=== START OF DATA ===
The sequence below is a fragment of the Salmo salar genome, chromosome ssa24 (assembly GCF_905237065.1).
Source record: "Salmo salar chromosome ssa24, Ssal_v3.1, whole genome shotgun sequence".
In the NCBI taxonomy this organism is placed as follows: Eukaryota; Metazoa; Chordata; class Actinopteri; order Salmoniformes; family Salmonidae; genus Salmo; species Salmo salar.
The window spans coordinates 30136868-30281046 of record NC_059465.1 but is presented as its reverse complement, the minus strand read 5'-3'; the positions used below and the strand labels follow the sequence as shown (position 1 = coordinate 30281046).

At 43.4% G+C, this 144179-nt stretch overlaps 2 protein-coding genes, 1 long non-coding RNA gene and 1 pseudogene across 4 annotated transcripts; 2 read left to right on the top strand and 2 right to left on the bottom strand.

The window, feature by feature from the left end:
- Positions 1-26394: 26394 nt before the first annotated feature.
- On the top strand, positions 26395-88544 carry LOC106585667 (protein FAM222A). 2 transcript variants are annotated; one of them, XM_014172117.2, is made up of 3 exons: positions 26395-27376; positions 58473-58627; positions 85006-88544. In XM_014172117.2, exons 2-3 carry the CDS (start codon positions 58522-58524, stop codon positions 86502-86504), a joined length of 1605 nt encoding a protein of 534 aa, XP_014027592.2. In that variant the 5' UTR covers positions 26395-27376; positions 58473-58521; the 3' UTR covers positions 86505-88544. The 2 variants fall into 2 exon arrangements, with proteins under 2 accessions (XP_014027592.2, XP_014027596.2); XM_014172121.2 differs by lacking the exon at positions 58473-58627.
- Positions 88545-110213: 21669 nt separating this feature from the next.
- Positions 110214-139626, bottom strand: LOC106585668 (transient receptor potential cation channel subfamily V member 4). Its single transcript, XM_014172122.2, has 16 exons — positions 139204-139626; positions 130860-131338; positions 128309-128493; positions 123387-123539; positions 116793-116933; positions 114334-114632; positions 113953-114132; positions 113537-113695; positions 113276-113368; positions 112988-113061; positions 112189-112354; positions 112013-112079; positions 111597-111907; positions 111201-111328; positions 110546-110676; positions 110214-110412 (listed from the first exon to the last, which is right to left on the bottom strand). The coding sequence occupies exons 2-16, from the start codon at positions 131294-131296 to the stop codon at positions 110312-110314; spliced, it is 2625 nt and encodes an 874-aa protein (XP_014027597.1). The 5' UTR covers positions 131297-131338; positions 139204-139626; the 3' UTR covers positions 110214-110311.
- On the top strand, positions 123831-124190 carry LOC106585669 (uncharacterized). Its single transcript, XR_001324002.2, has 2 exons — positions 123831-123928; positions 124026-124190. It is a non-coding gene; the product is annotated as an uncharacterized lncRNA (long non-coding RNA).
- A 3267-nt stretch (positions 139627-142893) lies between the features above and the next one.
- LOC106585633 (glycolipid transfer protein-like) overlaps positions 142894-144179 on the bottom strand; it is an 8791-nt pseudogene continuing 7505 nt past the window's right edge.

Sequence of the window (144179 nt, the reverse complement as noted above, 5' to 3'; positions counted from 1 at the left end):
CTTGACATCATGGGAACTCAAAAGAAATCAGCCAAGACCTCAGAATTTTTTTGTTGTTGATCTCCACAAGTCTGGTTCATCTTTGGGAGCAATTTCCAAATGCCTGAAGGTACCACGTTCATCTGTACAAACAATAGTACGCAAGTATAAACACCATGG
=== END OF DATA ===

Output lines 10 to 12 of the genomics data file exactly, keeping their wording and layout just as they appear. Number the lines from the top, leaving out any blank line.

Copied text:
- Positions 110214-139626, bottom strand: LOC106585668 (transient receptor potential cation channel subfamily V member 4). Its single transcript, XM_014172122.2, has 16 exons — positions 139204-139626; positions 130860-131338; positions 128309-128493; positions 123387-123539; positions 116793-116933; positions 114334-114632; positions 113953-114132; positions 113537-113695; positions 113276-113368; positions 112988-113061; positions 112189-112354; positions 112013-112079; positions 111597-111907; positions 111201-111328; positions 110546-110676; positions 110214-110412 (listed from the first exon to the last, which is right to left on the bottom strand). The coding sequence occupies exons 2-16, from the start codon at positions 131294-131296 to the stop codon at positions 110312-110314; spliced, it is 2625 nt and encodes an 874-aa protein (XP_014027597.1). The 5' UTR covers positions 131297-131338; positions 139204-139626; the 3' UTR covers positions 110214-110311.
- On the top strand, positions 123831-124190 carry LOC106585669 (uncharacterized). Its single transcript, XR_001324002.2, has 2 exons — positions 123831-123928; positions 124026-124190. It is a non-coding gene; the product is annotated as an uncharacterized lncRNA (long non-coding RNA).
- A 3267-nt stretch (positions 139627-142893) lies between the features above and the next one.